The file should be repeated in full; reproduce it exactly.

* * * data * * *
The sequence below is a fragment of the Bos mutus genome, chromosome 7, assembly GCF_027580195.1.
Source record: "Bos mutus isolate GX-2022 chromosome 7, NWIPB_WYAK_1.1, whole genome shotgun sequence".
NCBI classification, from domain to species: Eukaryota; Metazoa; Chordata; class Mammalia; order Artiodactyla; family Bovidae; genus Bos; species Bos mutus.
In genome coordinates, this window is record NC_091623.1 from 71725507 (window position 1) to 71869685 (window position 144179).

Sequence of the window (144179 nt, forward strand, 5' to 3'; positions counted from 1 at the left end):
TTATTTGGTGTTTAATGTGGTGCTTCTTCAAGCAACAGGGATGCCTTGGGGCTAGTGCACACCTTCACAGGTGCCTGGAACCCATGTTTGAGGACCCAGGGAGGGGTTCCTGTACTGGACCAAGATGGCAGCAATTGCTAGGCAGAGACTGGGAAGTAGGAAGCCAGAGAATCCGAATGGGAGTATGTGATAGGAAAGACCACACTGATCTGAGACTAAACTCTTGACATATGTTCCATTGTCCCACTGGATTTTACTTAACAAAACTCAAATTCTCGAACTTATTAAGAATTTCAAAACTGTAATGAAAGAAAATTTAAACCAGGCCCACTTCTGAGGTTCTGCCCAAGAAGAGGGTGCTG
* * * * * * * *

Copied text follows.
The sequence below is a fragment of the Bos mutus genome, chromosome 7, assembly GCF_027580195.1.
Source record: "Bos mutus isolate GX-2022 chromosome 7, NWIPB_WYAK_1.1, whole genome shotgun sequence".
NCBI classification, from domain to species: Eukaryota; Metazoa; Chordata; class Mammalia; order Artiodactyla; family Bovidae; genus Bos; species Bos mutus.
In genome coordinates, this window is record NC_091623.1 from 71725507 (window position 1) to 71869685 (window position 144179).

Sequence of the window (144179 nt, forward strand, 5' to 3'; positions counted from 1 at the left end):
TTATTTGGTGTTTAATGTGGTGCTTCTTCAAGCAACAGGGATGCCTTGGGGCTAGTGCACACCTTCACAGGTGCCTGGAACCCATGTTTGAGGACCCAGGGAGGGGTTCCTGTACTGGACCAAGATGGCAGCAATTGCTAGGCAGAGACTGGGAAGTAGGAAGCCAGAGAATCCGAATGGGAGTATGTGATAGGAAAGACCACACTGATCTGAGACTAAACTCTTGACATATGTTCCATTGTCCCACTGGATTTTACTTAACAAAACTCAAATTCTCGAACTTATTAAGAATTTCAAAACTGTAATGAAAGAAAATTTAAACCAGGCCCACTTCTGAGGTTCTGCCCAAGAAGAGGGTGCTG